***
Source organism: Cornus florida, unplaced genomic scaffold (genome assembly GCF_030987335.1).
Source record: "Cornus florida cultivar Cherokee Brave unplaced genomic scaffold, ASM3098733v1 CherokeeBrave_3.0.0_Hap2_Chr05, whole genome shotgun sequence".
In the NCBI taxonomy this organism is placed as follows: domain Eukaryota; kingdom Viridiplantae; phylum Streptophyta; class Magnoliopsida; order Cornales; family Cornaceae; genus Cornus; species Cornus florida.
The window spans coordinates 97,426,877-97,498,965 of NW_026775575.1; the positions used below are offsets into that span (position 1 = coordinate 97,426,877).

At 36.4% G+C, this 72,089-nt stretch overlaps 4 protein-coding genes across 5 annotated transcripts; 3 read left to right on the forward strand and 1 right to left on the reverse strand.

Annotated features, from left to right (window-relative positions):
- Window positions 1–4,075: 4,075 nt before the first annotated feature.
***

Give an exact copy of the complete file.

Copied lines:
Source organism: Cornus florida, unplaced genomic scaffold (genome assembly GCF_030987335.1).
Source record: "Cornus florida cultivar Cherokee Brave unplaced genomic scaffold, ASM3098733v1 CherokeeBrave_3.0.0_Hap2_Chr05, whole genome shotgun sequence".
In the NCBI taxonomy this organism is placed as follows: domain Eukaryota; kingdom Viridiplantae; phylum Streptophyta; class Magnoliopsida; order Cornales; family Cornaceae; genus Cornus; species Cornus florida.
The window spans coordinates 97,426,877-97,498,965 of NW_026775575.1; the positions used below are offsets into that span (position 1 = coordinate 97,426,877).

At 36.4% G+C, this 72,089-nt stretch overlaps 4 protein-coding genes across 5 annotated transcripts; 3 read left to right on the forward strand and 1 right to left on the reverse strand.

Annotated features, from left to right (window-relative positions):
- Window positions 1–4,075: 4,075 nt before the first annotated feature.